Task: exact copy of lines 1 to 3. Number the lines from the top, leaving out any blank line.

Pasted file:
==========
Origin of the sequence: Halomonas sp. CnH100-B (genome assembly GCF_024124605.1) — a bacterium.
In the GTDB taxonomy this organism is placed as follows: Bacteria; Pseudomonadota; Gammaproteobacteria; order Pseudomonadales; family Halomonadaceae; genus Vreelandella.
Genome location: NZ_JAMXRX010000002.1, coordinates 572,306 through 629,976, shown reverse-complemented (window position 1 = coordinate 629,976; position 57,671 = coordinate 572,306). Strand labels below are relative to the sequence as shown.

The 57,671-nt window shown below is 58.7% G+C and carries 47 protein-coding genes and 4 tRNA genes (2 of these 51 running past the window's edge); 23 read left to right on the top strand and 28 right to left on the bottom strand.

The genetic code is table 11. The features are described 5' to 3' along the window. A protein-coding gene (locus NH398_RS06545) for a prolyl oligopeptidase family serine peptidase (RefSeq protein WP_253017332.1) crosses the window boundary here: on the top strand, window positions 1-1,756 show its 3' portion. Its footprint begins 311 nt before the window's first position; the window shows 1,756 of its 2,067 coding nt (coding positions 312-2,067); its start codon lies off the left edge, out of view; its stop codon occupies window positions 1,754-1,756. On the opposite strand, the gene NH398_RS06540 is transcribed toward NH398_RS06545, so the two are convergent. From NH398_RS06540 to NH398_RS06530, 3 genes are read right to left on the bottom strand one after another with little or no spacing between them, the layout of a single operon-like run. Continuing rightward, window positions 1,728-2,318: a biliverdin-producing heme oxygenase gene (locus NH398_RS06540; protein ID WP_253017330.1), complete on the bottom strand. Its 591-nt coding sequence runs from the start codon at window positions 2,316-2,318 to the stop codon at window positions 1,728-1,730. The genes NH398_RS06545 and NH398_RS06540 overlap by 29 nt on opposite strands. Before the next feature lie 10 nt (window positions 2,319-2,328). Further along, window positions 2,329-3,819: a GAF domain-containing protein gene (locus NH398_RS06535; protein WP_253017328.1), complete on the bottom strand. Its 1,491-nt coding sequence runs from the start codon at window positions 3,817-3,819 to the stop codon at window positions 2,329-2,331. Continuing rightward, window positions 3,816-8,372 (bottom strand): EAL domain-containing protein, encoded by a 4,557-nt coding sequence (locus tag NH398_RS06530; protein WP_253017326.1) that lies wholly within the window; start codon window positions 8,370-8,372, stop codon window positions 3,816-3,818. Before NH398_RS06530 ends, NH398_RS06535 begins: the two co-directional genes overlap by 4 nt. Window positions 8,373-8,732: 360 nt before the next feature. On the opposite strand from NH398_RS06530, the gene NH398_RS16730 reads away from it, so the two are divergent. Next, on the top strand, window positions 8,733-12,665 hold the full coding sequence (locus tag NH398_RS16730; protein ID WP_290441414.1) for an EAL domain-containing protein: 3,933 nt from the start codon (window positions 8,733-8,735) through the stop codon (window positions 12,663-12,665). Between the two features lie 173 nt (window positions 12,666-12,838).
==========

Origin of the sequence: Halomonas sp. CnH100-B (genome assembly GCF_024124605.1) — a bacterium.
In the GTDB taxonomy this organism is placed as follows: Bacteria; Pseudomonadota; Gammaproteobacteria; order Pseudomonadales; family Halomonadaceae; genus Vreelandella.
Genome location: NZ_JAMXRX010000002.1, coordinates 572,306 through 629,976, shown reverse-complemented (window position 1 = coordinate 629,976; position 57,671 = coordinate 572,306). Strand labels below are relative to the sequence as shown.